Rivets and riveting Riveting

Demonstration by Jock Dempsey

January 18, 2001
Tonight's demo is another on basics. In the past few weeks we have had a number of questions about riveting. As simple as this is to most of us it can be a mystery to those that have never done it.

If you are doing a job that requires a lot of rivets you should buy them. However, most blacksmithing uses different length rivits for every job and you could never stock enough. In any case, buy any that you see that you can afford.
Rivets and riveting
Figure 01
Types of Rivets:

1. Button Head or plain round head
2. High Button, I've never seen these
3. Cone Head
4. Pan Head
Rivets and riveting
Figure 02
5. Flat Top Countersunk Head Rivet
6. Round Top Countersunk Head
7. Truss or Wagon Box Head
8. Tinners Rivet
MACHINERY'S HANDBOOK has specs on all these rivets plus some. Dimensions, number per pound, rivet set dimensions.

There are hundreds of types of rivets and they come in every imaginable material. We are using plain steel round head rivets for most blacksmithing. Jay-Cee sales is one of the best sources
Rivets and riveting
Figure 03
In most decorative work we create our own rivets or rehead round head rivets to make a "rose head".
Rivets and riveting
Figure 04
When riveting the round head require 1-1/2 diameters of stock to form the head. It also works with the rose head as follows.

The first step is to heat the rivet in the forge or with a torch. Most of us heat the shank of the rivet with a torch. Then upset the rivet with one hard sharp blow.
Rivets and riveting
Figure 05
Rivets and riveting
Figure 06
Rivets and riveting
Figure 07
Then five or six blows creates the head. I use the flat end of a relatively small ball pein hammer.
Rivets and riveting
Figure 08
The finished head looks something like this. In fancy work the head is often decorated with punch or chisle marks.
Rivets and riveting
Figure 09
Rivets and riveting
Figure 10
Rivets and riveting
Figure 11
For making any of the standard heads described at the top there are tools called a "Rivet Set".

A "set" is used to tighten the joint and then to form the head. If you don't want the preformed head of the rivet to have a flat then you need to support it in a swage, dap, or another rivet set as shown.
Rivets and riveting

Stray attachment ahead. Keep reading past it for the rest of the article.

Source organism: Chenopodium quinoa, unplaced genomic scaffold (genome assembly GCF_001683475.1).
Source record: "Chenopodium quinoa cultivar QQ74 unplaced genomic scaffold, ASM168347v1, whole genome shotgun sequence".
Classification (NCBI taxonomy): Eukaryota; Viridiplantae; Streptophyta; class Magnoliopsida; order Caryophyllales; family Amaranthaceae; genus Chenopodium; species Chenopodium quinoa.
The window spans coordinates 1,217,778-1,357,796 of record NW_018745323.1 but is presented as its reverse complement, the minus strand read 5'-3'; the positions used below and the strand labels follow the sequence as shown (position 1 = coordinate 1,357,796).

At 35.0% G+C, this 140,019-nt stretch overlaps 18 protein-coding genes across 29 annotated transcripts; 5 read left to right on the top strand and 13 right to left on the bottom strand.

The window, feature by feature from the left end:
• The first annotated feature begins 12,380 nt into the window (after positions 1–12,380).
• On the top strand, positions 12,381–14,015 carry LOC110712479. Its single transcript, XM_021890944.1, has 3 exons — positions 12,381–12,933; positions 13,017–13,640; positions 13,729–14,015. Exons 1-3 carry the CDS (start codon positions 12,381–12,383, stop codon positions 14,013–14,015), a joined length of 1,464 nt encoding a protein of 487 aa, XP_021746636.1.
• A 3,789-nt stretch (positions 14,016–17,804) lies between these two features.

Figure 12
In most blacksmithing we deal with long non standard rivets and stacked joints. In this case we use a plain mild steel pin with extra material for both heads.
Rivets and riveting
Figure 13
One side of the pin is supported by a "buck", a big hammer or a sledge while the other end is upset. Often after forming one end a tube or tool like a set is used to tighten the joint before upseting the other end.

Sometings in tight locations flat ended punches are used to form the head.
Rivets and riveting
Figure 14
Another common riveted joint in decorative work is an upset tennon in a plain (solid) top rail. Althought common it is only found in the best of work.

The tennon is formed at an angle. Often the shoulder is filed to fit. The rail has a heavy countersunk hole drilled.
Rivets and riveting
Figure 15
Rivets and riveting
Figure 16
The end of the tennon is heated, upset and hammered tight to fill the countersink. In most casses you want extra material.

After riveting, the head is ground flush, any lines or texture filed to match and the head heated to create the same finish as the rest of the top rail. When done it should be invisible.
Questions, Suggestions?
Bravo Guru, Would my local hardware store be likely to carry rivets?
Steve C
Jock, do you cool the head that is formed first or do you just use a rivet header to keep the head from being flattened?
Jim C.
Rivet set? Won't forming the head tighten up the joint?
good demo thanks guru!!!
guru..how do you do the angled tennon?
We often machine the angled tennons. The picket is bent, then the tennon formed in a lathe using a tool that looks a lot like a woodworking tennoner. Also known as a box tool. The tool is on the lathe spindle, the picket on the carriage.
Is it feasible to weld a tenon joint if heated up enough
I really like the idea of the "rose" head...Rod uses a lot of riveting in his saddle making so that would fancy it up a bit. Thanks
Especially informative to me were frames 14 through 16.
Another good demo Jock, thanks
Jim it depends on the type of rivet. When doing rose head rivets in decorative work there is a flat (normaly). The opposite head cools rapidly. These are usualy heated with a torch.
Thanks, I"ll be back for more.
Dunchadh, These are sometimes welded but usualy not (unless there is not enough material to fill the countersink).
Jock I've been using store bought rivets and been tightening them cold.If I annealed my hot roll could I do the same or are those store boughts an alloy?
Great demo, guru, thanks. You mentioned Jay Cee sales-- do they have a web site?
I'll list the phone and address for Jay-Cee sales when I post the demo.
Would centaur have the swage tool to create the first head?
A rivet set is a common tool. I suspect it helps tighten joints in sheet metal more than heavier work.
Thanks for the demo :)
Mike I'n not sure. If you want to make your own round head rivets then you need a clamping or gripping "header" to hold the work for upsetting.
very informative thank you guru

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